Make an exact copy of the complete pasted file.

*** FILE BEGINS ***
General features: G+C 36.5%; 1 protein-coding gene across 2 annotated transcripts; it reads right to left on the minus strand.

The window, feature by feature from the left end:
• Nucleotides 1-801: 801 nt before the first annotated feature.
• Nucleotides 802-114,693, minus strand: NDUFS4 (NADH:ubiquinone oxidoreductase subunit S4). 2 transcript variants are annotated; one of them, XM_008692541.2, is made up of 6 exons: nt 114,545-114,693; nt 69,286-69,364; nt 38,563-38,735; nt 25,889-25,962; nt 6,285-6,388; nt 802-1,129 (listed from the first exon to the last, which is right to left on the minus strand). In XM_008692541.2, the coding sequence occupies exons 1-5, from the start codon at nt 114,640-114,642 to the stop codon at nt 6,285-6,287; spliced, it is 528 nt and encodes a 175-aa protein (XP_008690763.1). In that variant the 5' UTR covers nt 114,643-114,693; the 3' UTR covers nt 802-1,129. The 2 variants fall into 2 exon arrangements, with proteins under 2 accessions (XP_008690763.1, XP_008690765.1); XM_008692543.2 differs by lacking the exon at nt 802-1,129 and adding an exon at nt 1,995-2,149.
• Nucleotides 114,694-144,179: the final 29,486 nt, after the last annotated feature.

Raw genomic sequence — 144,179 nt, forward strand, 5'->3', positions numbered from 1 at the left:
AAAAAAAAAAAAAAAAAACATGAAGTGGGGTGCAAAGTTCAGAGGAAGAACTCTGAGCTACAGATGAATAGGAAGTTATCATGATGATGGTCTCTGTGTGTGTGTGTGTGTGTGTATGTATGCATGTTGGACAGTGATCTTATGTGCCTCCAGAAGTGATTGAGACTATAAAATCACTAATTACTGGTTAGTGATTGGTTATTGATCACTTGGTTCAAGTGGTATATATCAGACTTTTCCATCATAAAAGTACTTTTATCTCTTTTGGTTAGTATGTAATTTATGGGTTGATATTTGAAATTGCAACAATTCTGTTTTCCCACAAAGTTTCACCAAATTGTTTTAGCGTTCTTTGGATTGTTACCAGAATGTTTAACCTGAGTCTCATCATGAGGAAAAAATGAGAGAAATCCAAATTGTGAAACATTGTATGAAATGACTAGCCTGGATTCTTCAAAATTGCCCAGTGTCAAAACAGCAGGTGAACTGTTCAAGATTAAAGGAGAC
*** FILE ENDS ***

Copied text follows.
General features: G+C 36.5%; 1 protein-coding gene across 2 annotated transcripts; it reads right to left on the minus strand.

The window, feature by feature from the left end:
• Nucleotides 1-801: 801 nt before the first annotated feature.
• Nucleotides 802-114,693, minus strand: NDUFS4 (NADH:ubiquinone oxidoreductase subunit S4). 2 transcript variants are annotated; one of them, XM_008692541.2, is made up of 6 exons: nt 114,545-114,693; nt 69,286-69,364; nt 38,563-38,735; nt 25,889-25,962; nt 6,285-6,388; nt 802-1,129 (listed from the first exon to the last, which is right to left on the minus strand). In XM_008692541.2, the coding sequence occupies exons 1-5, from the start codon at nt 114,640-114,642 to the stop codon at nt 6,285-6,287; spliced, it is 528 nt and encodes a 175-aa protein (XP_008690763.1). In that variant the 5' UTR covers nt 114,643-114,693; the 3' UTR covers nt 802-1,129. The 2 variants fall into 2 exon arrangements, with proteins under 2 accessions (XP_008690763.1, XP_008690765.1); XM_008692543.2 differs by lacking the exon at nt 802-1,129 and adding an exon at nt 1,995-2,149.
• Nucleotides 114,694-144,179: the final 29,486 nt, after the last annotated feature.

Raw genomic sequence — 144,179 nt, forward strand, 5'->3', positions numbered from 1 at the left:
AAAAAAAAAAAAAAAAAACATGAAGTGGGGTGCAAAGTTCAGAGGAAGAACTCTGAGCTACAGATGAATAGGAAGTTATCATGATGATGGTCTCTGTGTGTGTGTGTGTGTGTGTATGTATGCATGTTGGACAGTGATCTTATGTGCCTCCAGAAGTGATTGAGACTATAAAATCACTAATTACTGGTTAGTGATTGGTTATTGATCACTTGGTTCAAGTGGTATATATCAGACTTTTCCATCATAAAAGTACTTTTATCTCTTTTGGTTAGTATGTAATTTATGGGTTGATATTTGAAATTGCAACAATTCTGTTTTCCCACAAAGTTTCACCAAATTGTTTTAGCGTTCTTTGGATTGTTACCAGAATGTTTAACCTGAGTCTCATCATGAGGAAAAAATGAGAGAAATCCAAATTGTGAAACATTGTATGAAATGACTAGCCTGGATTCTTCAAAATTGCCCAGTGTCAAAACAGCAGGTGAACTGTTCAAGATTAAAGGAGAC